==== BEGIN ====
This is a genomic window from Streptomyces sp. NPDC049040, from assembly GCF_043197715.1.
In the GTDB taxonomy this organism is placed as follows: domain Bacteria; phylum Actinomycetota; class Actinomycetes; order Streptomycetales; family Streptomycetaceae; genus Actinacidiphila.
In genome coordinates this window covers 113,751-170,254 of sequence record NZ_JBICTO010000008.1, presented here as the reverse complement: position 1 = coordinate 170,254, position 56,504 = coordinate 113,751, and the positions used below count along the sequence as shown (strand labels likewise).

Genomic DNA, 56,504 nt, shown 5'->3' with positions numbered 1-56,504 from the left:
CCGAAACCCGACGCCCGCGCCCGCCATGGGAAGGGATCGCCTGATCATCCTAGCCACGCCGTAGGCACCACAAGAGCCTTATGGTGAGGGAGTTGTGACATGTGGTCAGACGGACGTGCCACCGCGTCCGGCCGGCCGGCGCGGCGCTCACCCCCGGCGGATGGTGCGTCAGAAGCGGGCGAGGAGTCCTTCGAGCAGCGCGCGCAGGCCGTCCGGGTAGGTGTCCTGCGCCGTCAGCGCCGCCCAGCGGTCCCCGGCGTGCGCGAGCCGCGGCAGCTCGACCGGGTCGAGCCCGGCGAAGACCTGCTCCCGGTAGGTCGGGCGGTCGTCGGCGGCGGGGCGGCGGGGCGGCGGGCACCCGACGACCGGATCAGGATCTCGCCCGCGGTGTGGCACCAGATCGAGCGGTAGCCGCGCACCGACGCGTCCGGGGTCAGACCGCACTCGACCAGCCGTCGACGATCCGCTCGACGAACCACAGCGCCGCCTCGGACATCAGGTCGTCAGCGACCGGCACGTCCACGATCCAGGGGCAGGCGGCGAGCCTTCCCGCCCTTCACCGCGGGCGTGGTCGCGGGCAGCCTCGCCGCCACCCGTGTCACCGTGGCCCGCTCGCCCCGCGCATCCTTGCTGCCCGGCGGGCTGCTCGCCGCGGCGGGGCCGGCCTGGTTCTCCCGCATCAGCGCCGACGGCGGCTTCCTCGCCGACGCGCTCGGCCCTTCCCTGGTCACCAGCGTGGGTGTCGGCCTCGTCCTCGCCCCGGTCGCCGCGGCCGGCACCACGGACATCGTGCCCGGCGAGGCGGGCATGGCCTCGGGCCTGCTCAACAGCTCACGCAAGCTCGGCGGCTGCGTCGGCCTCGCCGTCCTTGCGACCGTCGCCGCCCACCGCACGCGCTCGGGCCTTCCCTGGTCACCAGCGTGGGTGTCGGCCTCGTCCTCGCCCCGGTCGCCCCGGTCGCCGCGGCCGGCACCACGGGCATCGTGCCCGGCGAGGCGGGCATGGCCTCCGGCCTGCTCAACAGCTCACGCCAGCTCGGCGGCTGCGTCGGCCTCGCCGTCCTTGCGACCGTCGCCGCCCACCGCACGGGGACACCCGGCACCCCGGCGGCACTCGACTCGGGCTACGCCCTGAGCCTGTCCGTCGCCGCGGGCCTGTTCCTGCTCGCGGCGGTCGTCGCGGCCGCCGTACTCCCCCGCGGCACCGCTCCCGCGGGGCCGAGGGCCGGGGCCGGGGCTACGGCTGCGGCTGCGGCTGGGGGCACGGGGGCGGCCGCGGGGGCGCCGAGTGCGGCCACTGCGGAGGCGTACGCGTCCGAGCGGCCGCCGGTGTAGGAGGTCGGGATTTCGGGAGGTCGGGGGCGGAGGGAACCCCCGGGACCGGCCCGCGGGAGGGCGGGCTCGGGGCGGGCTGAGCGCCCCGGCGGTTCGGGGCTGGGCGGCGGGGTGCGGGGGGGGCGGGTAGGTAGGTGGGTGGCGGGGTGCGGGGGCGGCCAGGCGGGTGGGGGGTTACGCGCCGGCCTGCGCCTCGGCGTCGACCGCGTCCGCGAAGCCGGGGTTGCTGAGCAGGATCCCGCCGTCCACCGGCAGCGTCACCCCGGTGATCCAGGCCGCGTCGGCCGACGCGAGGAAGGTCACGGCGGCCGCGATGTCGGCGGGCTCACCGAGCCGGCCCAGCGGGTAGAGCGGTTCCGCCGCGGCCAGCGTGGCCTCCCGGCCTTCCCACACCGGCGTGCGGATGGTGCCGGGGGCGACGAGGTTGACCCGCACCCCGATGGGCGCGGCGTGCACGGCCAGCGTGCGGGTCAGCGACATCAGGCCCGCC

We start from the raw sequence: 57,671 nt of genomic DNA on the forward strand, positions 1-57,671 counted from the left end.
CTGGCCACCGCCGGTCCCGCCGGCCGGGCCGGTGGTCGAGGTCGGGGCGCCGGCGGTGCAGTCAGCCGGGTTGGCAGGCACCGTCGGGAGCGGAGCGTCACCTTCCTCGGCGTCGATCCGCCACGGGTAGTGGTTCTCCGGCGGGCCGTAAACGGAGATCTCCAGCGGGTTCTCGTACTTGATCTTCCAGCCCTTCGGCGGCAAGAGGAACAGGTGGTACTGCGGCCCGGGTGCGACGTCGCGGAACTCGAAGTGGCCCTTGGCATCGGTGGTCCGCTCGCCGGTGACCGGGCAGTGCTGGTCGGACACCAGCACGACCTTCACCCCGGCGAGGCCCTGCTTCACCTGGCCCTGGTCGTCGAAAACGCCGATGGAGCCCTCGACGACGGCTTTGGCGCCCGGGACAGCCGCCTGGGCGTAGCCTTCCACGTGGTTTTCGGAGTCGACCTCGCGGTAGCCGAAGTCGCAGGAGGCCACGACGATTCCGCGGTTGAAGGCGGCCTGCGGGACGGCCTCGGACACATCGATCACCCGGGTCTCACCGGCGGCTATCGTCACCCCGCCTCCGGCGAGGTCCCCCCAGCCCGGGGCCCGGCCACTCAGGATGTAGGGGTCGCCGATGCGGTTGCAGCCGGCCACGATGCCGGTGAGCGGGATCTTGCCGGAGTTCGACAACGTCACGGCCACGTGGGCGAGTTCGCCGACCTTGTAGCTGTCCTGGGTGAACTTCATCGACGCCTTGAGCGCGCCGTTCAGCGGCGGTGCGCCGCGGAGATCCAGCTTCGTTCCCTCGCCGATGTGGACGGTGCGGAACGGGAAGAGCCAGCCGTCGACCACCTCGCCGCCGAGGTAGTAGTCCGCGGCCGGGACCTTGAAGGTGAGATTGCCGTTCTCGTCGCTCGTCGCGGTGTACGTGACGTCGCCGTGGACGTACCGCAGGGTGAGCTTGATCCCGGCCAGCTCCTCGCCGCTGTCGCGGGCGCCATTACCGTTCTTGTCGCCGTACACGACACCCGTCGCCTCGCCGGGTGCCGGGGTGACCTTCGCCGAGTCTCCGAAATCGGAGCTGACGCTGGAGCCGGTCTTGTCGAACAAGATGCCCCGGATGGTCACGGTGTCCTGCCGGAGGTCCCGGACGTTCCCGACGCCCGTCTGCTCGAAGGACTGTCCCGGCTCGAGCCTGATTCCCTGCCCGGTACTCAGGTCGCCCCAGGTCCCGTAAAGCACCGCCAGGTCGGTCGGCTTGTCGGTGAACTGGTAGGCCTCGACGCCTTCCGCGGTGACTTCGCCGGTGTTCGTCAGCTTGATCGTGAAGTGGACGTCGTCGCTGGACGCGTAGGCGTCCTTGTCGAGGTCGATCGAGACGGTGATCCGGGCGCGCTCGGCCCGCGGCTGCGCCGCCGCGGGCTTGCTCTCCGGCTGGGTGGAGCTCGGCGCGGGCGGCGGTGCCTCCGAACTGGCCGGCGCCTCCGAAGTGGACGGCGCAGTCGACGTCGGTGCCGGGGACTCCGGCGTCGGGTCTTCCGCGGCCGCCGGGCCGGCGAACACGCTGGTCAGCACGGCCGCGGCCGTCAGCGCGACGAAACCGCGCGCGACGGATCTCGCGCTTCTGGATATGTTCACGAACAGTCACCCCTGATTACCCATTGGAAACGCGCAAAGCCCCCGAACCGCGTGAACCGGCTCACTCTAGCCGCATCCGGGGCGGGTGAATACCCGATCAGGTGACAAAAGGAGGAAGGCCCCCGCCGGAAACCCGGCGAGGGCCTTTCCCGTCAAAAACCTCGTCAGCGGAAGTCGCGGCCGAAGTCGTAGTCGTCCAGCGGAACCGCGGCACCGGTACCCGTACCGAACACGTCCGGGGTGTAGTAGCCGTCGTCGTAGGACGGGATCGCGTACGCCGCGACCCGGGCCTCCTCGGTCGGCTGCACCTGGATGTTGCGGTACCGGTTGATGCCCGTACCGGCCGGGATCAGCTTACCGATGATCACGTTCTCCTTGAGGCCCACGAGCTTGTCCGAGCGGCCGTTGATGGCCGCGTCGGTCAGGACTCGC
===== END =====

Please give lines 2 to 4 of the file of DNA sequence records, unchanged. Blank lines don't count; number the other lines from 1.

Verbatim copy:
In the GTDB taxonomy this organism is placed as follows: domain Bacteria; phylum Actinomycetota; class Actinomycetes; order Streptomycetales; family Streptomycetaceae; genus Actinacidiphila.
In genome coordinates this window covers 113,751-170,254 of sequence record NZ_JBICTO010000008.1, presented here as the reverse complement: position 1 = coordinate 170,254, position 56,504 = coordinate 113,751, and the positions used below count along the sequence as shown (strand labels likewise).

Genomic DNA, 56,504 nt, shown 5'->3' with positions numbered 1-56,504 from the left: